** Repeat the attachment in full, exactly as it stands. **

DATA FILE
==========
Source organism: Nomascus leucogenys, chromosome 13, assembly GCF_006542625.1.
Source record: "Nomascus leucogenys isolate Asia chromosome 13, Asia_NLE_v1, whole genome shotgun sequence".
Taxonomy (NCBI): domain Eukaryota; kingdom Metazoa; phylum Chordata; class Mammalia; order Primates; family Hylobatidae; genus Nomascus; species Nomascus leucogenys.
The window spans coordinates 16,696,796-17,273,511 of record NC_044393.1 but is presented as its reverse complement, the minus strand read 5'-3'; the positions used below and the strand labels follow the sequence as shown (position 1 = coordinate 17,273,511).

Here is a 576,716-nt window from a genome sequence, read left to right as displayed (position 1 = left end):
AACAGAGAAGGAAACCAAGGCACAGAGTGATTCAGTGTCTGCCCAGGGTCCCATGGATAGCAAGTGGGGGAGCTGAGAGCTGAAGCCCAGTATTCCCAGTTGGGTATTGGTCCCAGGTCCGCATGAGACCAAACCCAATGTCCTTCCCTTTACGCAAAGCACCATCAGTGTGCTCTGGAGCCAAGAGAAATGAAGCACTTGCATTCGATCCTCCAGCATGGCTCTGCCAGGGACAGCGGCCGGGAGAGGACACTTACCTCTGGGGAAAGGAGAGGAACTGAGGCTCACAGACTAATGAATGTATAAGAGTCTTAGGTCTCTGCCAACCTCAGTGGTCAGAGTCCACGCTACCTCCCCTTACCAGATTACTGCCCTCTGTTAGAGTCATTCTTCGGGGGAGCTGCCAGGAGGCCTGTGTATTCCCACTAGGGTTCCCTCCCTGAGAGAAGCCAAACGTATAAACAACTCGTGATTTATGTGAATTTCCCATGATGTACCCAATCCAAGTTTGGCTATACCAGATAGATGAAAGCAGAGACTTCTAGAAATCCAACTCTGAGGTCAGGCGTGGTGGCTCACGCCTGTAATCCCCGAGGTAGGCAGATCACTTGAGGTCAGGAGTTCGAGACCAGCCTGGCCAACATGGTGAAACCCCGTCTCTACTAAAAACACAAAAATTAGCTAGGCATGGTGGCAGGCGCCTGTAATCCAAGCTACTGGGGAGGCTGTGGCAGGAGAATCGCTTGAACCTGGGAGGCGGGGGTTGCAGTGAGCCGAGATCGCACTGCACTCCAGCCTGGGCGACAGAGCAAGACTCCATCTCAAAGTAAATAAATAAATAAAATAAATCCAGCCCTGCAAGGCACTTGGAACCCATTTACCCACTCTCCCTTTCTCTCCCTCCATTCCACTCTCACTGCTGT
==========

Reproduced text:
Source organism: Nomascus leucogenys, chromosome 13, assembly GCF_006542625.1.
Source record: "Nomascus leucogenys isolate Asia chromosome 13, Asia_NLE_v1, whole genome shotgun sequence".
Taxonomy (NCBI): domain Eukaryota; kingdom Metazoa; phylum Chordata; class Mammalia; order Primates; family Hylobatidae; genus Nomascus; species Nomascus leucogenys.
The window spans coordinates 16,696,796-17,273,511 of record NC_044393.1 but is presented as its reverse complement, the minus strand read 5'-3'; the positions used below and the strand labels follow the sequence as shown (position 1 = coordinate 17,273,511).

Here is a 576,716-nt window from a genome sequence, read left to right as displayed (position 1 = left end):
AACAGAGAAGGAAACCAAGGCACAGAGTGATTCAGTGTCTGCCCAGGGTCCCATGGATAGCAAGTGGGGGAGCTGAGAGCTGAAGCCCAGTATTCCCAGTTGGGTATTGGTCCCAGGTCCGCATGAGACCAAACCCAATGTCCTTCCCTTTACGCAAAGCACCATCAGTGTGCTCTGGAGCCAAGAGAAATGAAGCACTTGCATTCGATCCTCCAGCATGGCTCTGCCAGGGACAGCGGCCGGGAGAGGACACTTACCTCTGGGGAAAGGAGAGGAACTGAGGCTCACAGACTAATGAATGTATAAGAGTCTTAGGTCTCTGCCAACCTCAGTGGTCAGAGTCCACGCTACCTCCCCTTACCAGATTACTGCCCTCTGTTAGAGTCATTCTTCGGGGGAGCTGCCAGGAGGCCTGTGTATTCCCACTAGGGTTCCCTCCCTGAGAGAAGCCAAACGTATAAACAACTCGTGATTTATGTGAATTTCCCATGATGTACCCAATCCAAGTTTGGCTATACCAGATAGATGAAAGCAGAGACTTCTAGAAATCCAACTCTGAGGTCAGGCGTGGTGGCTCACGCCTGTAATCCCCGAGGTAGGCAGATCACTTGAGGTCAGGAGTTCGAGACCAGCCTGGCCAACATGGTGAAACCCCGTCTCTACTAAAAACACAAAAATTAGCTAGGCATGGTGGCAGGCGCCTGTAATCCAAGCTACTGGGGAGGCTGTGGCAGGAGAATCGCTTGAACCTGGGAGGCGGGGGTTGCAGTGAGCCGAGATCGCACTGCACTCCAGCCTGGGCGACAGAGCAAGACTCCATCTCAAAGTAAATAAATAAATAAAATAAATCCAGCCCTGCAAGGCACTTGGAACCCATTTACCCACTCTCCCTTTCTCTCCCTCCATTCCACTCTCACTGCTGT